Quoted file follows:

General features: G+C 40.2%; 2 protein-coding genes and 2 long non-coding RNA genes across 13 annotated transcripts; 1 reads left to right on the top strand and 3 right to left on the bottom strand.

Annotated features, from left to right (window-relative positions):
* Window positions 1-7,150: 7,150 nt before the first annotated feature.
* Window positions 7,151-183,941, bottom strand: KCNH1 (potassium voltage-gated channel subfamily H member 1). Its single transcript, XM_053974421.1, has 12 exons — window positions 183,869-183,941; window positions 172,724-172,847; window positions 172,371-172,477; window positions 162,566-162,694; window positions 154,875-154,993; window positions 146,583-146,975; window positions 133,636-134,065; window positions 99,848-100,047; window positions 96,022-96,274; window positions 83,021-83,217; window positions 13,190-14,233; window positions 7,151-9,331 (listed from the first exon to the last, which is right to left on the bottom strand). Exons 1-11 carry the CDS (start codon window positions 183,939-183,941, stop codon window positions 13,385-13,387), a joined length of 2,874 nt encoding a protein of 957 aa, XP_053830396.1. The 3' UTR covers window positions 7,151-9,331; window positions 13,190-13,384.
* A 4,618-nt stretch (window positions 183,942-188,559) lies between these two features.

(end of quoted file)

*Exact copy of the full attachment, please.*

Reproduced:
General features: G+C 40.2%; 2 protein-coding genes and 2 long non-coding RNA genes across 13 annotated transcripts; 1 reads left to right on the top strand and 3 right to left on the bottom strand.

Annotated features, from left to right (window-relative positions):
* Window positions 1-7,150: 7,150 nt before the first annotated feature.
* Window positions 7,151-183,941, bottom strand: KCNH1 (potassium voltage-gated channel subfamily H member 1). Its single transcript, XM_053974421.1, has 12 exons — window positions 183,869-183,941; window positions 172,724-172,847; window positions 172,371-172,477; window positions 162,566-162,694; window positions 154,875-154,993; window positions 146,583-146,975; window positions 133,636-134,065; window positions 99,848-100,047; window positions 96,022-96,274; window positions 83,021-83,217; window positions 13,190-14,233; window positions 7,151-9,331 (listed from the first exon to the last, which is right to left on the bottom strand). Exons 1-11 carry the CDS (start codon window positions 183,939-183,941, stop codon window positions 13,385-13,387), a joined length of 2,874 nt encoding a protein of 957 aa, XP_053830396.1. The 3' UTR covers window positions 7,151-9,331; window positions 13,190-13,384.
* A 4,618-nt stretch (window positions 183,942-188,559) lies between these two features.